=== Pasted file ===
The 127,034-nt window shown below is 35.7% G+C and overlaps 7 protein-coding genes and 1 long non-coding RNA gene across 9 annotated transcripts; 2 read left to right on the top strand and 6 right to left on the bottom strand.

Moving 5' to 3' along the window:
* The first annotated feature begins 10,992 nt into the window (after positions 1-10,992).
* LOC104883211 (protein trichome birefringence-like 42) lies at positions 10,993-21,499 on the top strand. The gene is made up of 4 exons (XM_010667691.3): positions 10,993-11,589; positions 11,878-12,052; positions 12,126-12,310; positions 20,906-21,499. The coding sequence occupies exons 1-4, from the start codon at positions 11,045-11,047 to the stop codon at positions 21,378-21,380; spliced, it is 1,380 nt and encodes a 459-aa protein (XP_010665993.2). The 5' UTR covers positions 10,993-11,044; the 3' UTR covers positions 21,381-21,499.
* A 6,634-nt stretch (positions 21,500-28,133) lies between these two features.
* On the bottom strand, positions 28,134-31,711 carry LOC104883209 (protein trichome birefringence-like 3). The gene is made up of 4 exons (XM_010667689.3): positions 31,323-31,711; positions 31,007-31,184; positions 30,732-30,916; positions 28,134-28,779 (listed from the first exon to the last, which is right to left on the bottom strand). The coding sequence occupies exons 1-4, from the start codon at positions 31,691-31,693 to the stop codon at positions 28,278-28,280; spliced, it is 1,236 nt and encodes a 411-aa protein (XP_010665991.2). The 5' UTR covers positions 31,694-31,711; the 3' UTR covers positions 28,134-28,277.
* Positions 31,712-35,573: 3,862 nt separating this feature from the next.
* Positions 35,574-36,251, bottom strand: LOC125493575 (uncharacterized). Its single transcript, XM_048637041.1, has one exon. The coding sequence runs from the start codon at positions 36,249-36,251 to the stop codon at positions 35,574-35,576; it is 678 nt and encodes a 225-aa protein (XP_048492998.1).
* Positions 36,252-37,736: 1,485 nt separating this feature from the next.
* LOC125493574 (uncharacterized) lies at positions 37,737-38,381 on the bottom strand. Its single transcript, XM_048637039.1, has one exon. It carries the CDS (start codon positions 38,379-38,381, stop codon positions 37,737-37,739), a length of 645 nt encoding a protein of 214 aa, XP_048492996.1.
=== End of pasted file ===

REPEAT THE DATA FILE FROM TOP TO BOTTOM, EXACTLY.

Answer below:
The 127,034-nt window shown below is 35.7% G+C and overlaps 7 protein-coding genes and 1 long non-coding RNA gene across 9 annotated transcripts; 2 read left to right on the top strand and 6 right to left on the bottom strand.

Moving 5' to 3' along the window:
* The first annotated feature begins 10,992 nt into the window (after positions 1-10,992).
* LOC104883211 (protein trichome birefringence-like 42) lies at positions 10,993-21,499 on the top strand. The gene is made up of 4 exons (XM_010667691.3): positions 10,993-11,589; positions 11,878-12,052; positions 12,126-12,310; positions 20,906-21,499. The coding sequence occupies exons 1-4, from the start codon at positions 11,045-11,047 to the stop codon at positions 21,378-21,380; spliced, it is 1,380 nt and encodes a 459-aa protein (XP_010665993.2). The 5' UTR covers positions 10,993-11,044; the 3' UTR covers positions 21,381-21,499.
* A 6,634-nt stretch (positions 21,500-28,133) lies between these two features.
* On the bottom strand, positions 28,134-31,711 carry LOC104883209 (protein trichome birefringence-like 3). The gene is made up of 4 exons (XM_010667689.3): positions 31,323-31,711; positions 31,007-31,184; positions 30,732-30,916; positions 28,134-28,779 (listed from the first exon to the last, which is right to left on the bottom strand). The coding sequence occupies exons 1-4, from the start codon at positions 31,691-31,693 to the stop codon at positions 28,278-28,280; spliced, it is 1,236 nt and encodes a 411-aa protein (XP_010665991.2). The 5' UTR covers positions 31,694-31,711; the 3' UTR covers positions 28,134-28,277.
* Positions 31,712-35,573: 3,862 nt separating this feature from the next.
* Positions 35,574-36,251, bottom strand: LOC125493575 (uncharacterized). Its single transcript, XM_048637041.1, has one exon. The coding sequence runs from the start codon at positions 36,249-36,251 to the stop codon at positions 35,574-35,576; it is 678 nt and encodes a 225-aa protein (XP_048492998.1).
* Positions 36,252-37,736: 1,485 nt separating this feature from the next.
* LOC125493574 (uncharacterized) lies at positions 37,737-38,381 on the bottom strand. Its single transcript, XM_048637039.1, has one exon. It carries the CDS (start codon positions 38,379-38,381, stop codon positions 37,737-37,739), a length of 645 nt encoding a protein of 214 aa, XP_048492996.1.